Sarah Young's Work Toward Something Greater
By Emily Leas

SARAH YOUNG’S ENERGY IS CONTAGIOUS. There’s a quiet focus in her eyes that hints at someone who never stops working. You’d think this means she has overcome a struggle, or has a hardscrabble story that fires her up just under the surface. But start digging and you realize you’ve found her authenticity and a nonstop drive to leave a positive dent in the world.

As soon as Young knew what a teacher was, that’s what she wanted to be. But her career path took her to an eight-year career at Epic, where she was a project manager, team lead and staff management executive. Still, two years into her stint at the software company, her vision shifted.

“I got really passionate about what becomes possible when people are doing what they love and what they’re good at in service of something greater,” she explains.

That passion led her to pursue her CoActive Coaching certification through Coaches Training Institute, and then, as she says, “One day, it dawned on me that it wasn’t actually being a teacher within the walls of a classroom that I wanted. It was about empowering people to have an impact in the world.”

So she did something all the business books say not to do. She gave notice at Epic May 1, 2013, and filed the paperwork to start her own business, Zing Collaborative, the next day.

“It was really timing,” Young says. “It was a culmination of having that vision for a long time, but not exactly knowing the details, and then feeling like it was the right time to jump in and focus on this full time.”

Since then, Young has built Zing into a business that allows her to work with companies, teams and individuals to increase impact, develop leadership and grow what she calls “aliveness.”

Carey Baker, director of leadership at the Coaches Training Institute, who was Young’s coach and is still a mentor and friend, sees why Young was able to make the shift with such ease.

“She’s a unique mix of enough courage to take risk, but balanced with mindful, thoughtful, intentional actions,” Baker says. “She has the ability to speak boldly with a warm heart. She’s like this beautiful paradoxical existence.”

Young admits that being your authentic self and staying aligned with the values that light you up every day takes a level of vulnerability and risk that, especially as women, often makes us hesitate.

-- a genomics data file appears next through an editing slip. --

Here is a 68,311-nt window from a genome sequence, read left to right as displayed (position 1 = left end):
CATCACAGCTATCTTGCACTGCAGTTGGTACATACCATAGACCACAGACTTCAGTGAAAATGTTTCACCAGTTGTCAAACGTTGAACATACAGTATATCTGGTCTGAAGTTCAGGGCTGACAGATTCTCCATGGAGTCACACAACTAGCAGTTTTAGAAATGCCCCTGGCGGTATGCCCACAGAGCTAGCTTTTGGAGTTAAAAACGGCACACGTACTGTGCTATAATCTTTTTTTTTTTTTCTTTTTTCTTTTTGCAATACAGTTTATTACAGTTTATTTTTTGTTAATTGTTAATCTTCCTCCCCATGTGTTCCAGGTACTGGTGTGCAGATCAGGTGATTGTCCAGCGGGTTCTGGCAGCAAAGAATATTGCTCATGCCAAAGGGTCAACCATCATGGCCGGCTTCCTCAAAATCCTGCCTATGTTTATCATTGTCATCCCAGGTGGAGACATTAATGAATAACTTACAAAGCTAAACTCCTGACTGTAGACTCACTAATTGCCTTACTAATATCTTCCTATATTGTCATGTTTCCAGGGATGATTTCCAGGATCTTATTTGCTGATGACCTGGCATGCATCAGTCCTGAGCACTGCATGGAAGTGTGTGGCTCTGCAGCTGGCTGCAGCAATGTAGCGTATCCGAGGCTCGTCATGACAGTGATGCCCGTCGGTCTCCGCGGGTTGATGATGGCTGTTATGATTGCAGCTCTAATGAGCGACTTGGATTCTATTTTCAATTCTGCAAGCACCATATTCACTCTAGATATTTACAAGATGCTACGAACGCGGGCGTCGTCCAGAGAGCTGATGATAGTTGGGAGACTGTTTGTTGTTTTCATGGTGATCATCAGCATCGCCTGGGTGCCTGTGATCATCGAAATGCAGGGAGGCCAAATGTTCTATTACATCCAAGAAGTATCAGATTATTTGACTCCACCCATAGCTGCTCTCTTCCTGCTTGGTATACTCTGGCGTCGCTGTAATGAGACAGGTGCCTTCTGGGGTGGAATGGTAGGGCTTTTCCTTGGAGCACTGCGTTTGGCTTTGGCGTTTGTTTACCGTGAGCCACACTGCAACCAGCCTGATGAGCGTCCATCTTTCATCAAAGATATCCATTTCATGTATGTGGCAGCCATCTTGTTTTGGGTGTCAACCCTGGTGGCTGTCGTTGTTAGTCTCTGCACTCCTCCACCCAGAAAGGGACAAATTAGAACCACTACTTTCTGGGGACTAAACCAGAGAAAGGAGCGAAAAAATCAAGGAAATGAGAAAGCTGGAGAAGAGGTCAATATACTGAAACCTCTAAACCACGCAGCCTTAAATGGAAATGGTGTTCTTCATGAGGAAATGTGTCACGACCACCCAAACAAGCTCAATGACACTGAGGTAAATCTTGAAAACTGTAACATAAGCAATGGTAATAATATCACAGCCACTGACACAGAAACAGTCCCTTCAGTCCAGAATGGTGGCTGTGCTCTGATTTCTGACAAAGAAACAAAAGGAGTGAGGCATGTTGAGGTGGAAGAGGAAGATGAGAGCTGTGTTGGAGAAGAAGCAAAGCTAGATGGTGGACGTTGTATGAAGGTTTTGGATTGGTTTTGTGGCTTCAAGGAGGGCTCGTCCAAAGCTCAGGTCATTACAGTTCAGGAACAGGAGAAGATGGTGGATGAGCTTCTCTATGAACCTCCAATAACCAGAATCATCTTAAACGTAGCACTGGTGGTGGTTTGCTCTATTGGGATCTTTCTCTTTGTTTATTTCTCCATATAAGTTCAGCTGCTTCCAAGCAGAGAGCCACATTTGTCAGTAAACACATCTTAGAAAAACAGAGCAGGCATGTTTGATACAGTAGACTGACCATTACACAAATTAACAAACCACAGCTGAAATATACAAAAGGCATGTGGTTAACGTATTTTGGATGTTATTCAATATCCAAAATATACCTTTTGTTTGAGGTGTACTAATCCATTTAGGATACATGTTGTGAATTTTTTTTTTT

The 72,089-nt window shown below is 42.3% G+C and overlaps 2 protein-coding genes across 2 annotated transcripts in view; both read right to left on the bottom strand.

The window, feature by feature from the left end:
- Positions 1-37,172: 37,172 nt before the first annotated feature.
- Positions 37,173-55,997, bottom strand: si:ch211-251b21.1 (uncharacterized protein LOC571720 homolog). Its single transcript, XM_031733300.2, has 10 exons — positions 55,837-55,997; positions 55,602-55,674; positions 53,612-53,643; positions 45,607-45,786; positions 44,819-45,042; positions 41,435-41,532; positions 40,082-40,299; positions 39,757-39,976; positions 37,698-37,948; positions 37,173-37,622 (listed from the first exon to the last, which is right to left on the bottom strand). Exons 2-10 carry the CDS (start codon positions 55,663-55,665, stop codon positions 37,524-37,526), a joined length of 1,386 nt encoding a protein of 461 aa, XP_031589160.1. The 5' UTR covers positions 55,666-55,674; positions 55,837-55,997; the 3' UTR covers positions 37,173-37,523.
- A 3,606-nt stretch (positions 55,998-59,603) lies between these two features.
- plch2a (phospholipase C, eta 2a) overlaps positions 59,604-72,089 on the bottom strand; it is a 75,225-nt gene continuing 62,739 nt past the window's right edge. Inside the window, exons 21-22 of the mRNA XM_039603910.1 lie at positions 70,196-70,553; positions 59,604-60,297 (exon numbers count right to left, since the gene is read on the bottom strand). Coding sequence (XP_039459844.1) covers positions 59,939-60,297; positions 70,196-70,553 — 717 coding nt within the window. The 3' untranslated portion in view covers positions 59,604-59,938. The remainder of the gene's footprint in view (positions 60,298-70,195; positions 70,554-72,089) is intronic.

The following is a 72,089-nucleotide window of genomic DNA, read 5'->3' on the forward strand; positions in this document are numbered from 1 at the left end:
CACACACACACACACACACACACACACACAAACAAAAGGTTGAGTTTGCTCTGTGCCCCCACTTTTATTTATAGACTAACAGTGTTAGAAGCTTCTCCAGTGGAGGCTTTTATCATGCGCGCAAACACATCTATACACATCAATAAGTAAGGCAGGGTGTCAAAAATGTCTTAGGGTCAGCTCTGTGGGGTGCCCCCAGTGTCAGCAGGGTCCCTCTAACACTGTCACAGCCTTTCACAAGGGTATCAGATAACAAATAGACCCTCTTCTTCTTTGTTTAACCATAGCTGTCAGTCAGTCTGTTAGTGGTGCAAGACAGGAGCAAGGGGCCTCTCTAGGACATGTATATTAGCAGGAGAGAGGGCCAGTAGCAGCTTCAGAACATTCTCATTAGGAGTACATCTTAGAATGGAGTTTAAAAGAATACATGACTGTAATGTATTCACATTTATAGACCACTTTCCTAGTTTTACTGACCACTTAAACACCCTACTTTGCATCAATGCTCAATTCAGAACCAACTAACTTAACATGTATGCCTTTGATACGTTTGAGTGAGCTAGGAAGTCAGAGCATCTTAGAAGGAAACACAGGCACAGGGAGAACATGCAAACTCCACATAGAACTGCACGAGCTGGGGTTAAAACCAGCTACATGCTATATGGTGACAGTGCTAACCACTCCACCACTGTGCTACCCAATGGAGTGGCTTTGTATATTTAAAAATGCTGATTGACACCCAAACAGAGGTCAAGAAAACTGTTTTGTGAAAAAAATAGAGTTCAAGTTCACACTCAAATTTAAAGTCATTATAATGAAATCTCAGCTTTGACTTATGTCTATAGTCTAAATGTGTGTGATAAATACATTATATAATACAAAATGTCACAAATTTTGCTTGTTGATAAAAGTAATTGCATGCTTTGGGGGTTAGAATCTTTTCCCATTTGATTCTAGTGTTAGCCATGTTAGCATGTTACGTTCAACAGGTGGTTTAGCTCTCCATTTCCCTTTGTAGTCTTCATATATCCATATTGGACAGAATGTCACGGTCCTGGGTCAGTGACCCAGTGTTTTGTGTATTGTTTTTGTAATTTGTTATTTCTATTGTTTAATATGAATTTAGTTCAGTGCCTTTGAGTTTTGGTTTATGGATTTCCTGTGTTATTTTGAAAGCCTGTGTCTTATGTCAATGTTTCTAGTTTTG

“I find that the closer we come to expressing our truest purpose in the world, the more some of that self-doubt comes up,” Young says, recalling its heavy weight the few months of launching Zing.

But now, she says, every part of her is completely seamless and aligned: the project manager, the nature-lover, her corporate knowledge, leadership training and the compassionate part that just loves seeing people shine and “be all of who they are in all parts of their lives.”


Young’s client Erin Wehmann, a customer advocate at a Middleton software company, is working toward that goal. Divorced two years ago after a 19-year marriage, Wehmann sought Young’s help to solidify her career goals, which had long been put aside in favor of her husband’s. She’s still participating in group sessions led by Young.

“When I got divorced I realized I finally had the opportunity to focus on my career and goals,” Wehmann says. “While that was incredibly exciting, it was also a little intimidating.”

Her group members’ support and suggestions have been invaluable and empowering.

In 2017 Young plans to grow her business with new programs and virtual training, in addition to her coaching, workshops and speaking engagements. She’s grateful for being on a path that aligns with her own values. “We get an opportunity to create something every day based on those choices, and become very intentional and proud of what we’re creating, in little and big ways,” she says.

And that leaves a positive dent in the world, be it big or small.

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